From Paris to Penn, Pursuing a Culinary Passion
Rachel Prokupek was rolling out pastry two years ago, pursuing a culinary degree at Le Cordon Bleu in Paris. Now the University of Pennsylvania sophomore is rolling out the first cookbook, Whisk, for food magazine Penn Appétit.
As culinary director, Prokupek is on the 16-member board of student-run Penn Appétit, produced each fall and spring semester. The 21st issue was published this month and is available online. A limited number of print copies of the free magazine will be available across campus as well.
The Penn Appétit team of 65 students also puts out a robust blog with restaurant reviews, recipes and social media posts. And, of course, there is a cooking club. But there are also “food summits” and “career treks” with high-profile chefs.
In its 10th year, Penn Appétit is the nation’s oldest student-run food publication, said Jessica Lowenthal, director of Kelly Writers House, where the magazine started with an incubation grant in 2007.
“It was the first of its kind. Other colleges have used it as their model,” Lowenthal said. “I think it’s incredible. The photography is beautiful, and the writing is terrific.”
Prokupek, from Denver, first learned about Penn Appétit during Quaker Days in 2015; the magazine team impressed her and figured into her decision to come to Penn.
She had always loved food, growing up watching cooking shows on the Food Network, and choosing foodie movies. Stacks of Bon Appétit magazines competed for space on shelves filled with cookbooks. Between Model UN and playing tennis in high school, she spent her free time cooking with her family.
Her father, who had been in the food industry, suggested she try culinary school after graduation. Le Cordon Bleu offered a nine-month program, September through June. Penn offered the option of deferral for a gap year.
“I knew I was into food, but didn’t know what I wanted to do with it yet,” she said. “Even throughout my year in Paris, I knew I wanted to do something with food in my career but I didn’t know in what capacity: maybe a restaurant owner, or in consumer-packaged goods, or a chef.”
The courses at Le Cordon Bleu were six days a week, and in French, which she had to learn quickly.
“It was very much like in the movies. The chefs were tough,” she said. “I was in the kitchen every day. I absolutely loved it.”
Although the youngest in the program, she received the Grand Diplôme, described as “the most prestigious culinary qualification” at Le Cordon Bleu, combining the study of the Diplôme de Cuisine and Diplôme de Pâtisserie.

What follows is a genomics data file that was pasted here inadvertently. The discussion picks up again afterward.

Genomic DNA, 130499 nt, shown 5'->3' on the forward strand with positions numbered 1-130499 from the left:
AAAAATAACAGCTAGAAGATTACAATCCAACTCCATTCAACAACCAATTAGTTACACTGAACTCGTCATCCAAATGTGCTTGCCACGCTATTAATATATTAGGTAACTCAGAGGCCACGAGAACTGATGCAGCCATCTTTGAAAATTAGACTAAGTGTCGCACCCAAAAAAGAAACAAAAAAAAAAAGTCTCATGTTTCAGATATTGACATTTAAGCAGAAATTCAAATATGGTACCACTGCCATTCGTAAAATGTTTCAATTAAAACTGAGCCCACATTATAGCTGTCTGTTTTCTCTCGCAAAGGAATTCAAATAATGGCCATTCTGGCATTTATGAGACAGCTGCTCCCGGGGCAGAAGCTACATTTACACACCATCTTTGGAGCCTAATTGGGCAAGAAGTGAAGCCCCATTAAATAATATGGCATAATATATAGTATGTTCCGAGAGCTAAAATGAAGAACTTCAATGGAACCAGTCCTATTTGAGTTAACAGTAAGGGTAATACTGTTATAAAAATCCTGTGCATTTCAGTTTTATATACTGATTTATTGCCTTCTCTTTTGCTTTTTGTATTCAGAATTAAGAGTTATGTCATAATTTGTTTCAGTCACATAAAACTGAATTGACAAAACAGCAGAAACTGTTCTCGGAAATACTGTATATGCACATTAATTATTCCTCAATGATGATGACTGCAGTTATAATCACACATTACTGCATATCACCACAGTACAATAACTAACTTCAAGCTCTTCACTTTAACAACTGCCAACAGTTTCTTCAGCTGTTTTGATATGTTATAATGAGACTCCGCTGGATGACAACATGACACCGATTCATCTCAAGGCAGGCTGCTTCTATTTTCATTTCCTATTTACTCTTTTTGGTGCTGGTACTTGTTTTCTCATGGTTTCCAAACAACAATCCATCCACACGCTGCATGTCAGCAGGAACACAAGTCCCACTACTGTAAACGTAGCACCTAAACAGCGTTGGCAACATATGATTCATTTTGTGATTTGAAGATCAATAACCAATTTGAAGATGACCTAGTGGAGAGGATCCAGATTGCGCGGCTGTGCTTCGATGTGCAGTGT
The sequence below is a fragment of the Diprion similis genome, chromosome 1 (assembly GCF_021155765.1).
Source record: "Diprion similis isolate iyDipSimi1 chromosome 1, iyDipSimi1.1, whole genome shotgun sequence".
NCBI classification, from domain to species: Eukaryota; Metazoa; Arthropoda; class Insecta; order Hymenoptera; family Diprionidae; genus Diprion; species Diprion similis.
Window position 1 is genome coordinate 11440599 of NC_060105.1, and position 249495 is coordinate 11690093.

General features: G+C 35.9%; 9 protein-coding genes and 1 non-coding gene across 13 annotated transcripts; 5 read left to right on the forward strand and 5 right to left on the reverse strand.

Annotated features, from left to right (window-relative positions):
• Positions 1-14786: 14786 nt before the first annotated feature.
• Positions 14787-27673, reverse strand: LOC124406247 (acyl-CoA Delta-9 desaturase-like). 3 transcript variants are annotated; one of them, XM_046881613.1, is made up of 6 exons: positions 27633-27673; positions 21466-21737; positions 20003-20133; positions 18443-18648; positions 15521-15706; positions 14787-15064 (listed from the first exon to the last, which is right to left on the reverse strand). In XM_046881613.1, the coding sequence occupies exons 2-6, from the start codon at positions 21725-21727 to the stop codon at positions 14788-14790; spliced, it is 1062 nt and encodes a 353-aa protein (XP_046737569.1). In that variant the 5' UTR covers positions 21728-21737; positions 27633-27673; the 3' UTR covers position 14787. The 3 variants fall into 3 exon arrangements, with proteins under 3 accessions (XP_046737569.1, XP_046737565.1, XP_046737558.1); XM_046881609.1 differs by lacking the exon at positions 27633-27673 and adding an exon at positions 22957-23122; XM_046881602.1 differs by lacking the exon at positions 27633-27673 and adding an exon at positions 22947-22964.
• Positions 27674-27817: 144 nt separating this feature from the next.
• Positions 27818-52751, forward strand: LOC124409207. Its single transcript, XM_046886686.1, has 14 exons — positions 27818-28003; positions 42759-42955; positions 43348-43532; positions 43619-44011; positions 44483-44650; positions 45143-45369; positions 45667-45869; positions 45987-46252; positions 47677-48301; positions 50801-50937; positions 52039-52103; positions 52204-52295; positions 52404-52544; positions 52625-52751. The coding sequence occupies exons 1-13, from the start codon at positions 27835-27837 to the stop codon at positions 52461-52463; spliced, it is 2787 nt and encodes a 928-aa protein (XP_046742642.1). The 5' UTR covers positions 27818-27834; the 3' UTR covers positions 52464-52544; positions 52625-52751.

“It was the best year of my life. I was eating, living, breathing food for a year,” she said. “I met people from all around the world.”
Part of the experience included a “stage,” an unpaid internship at a restaurant. Before starting at Penn, she spent the summer at Restaurant Daniel, an elegant French bistro in Manhattan. She worked the line, prepping ingredients.
“I realized I do not want to be in the kitchen,” she said. “I do not want to be a chef. I don’t consider myself a chef. I consider myself a cook with a culinary degree.”
At Penn, she started out as an international-relations major in the College of Arts and Sciences, thinking she might want to go into the foreign service. She transferred to the Wharton School this semester to study marketing, with the intention of working in the world of food.
“My idea is to open restaurants,” she said. “I know how food works. I know how kitchens work. I have a degree. There will always be chefs who are better than me in kitchen, but I can have conversations with them and understand.”
Penn Appétit, she said, has given her the opportunity to get started on that path.
Parker Brown, a senior and Penn Appétit’s executive director, met Prokupek during Quaker Days and encouraged her to write an article for the magazine. She did, about her year in Paris. She joined the magazine staff freshman year, and she has been an editor and writer ever since.
On a fall Friday, Prokupek and Brown and a half-dozen other members of the staff were in the apartment of Penn Appétit photographer Isabel Zapata, a junior majoring in biology who is from Colombia and Washington, D.C. They were working together to plate food and style cocktails for the magazine photo shoot.
“We want to be Penn’s one-stop resource for everything food-related,” said Brown, from Las Vegas. “We want to get the Penn community involved in food.”
In addition to the magazine, the Penn Appétit team organizes various activities throughout the year, including the third-annual Food Summit last month featuring Ellen Yin, founder and co-owner of High Street Hospitality Group, as the keynote speaker; a social-impact group that is writing a nutrition booklet for children; a cooking club that puts on a three-course dinner every semester; and a “career trek” planned for the spring semester.
The cookbook, Whisk, was Prokupek’s idea. The 14 students on her staff are revisiting recipes from the 20 previous issues of Penn Appétit, updating them with their own ideas. They plan to publish the cookbook by the end of the school year, but has started sharing some content on social media.
“We are in the process of testing the recipes. Everyone is so excited,” she said. “People who cook on the team create really refined recipes. We are highlighting some of the best student cooks at Penn, and we can’t wait to share our love for food with the rest of the Penn community."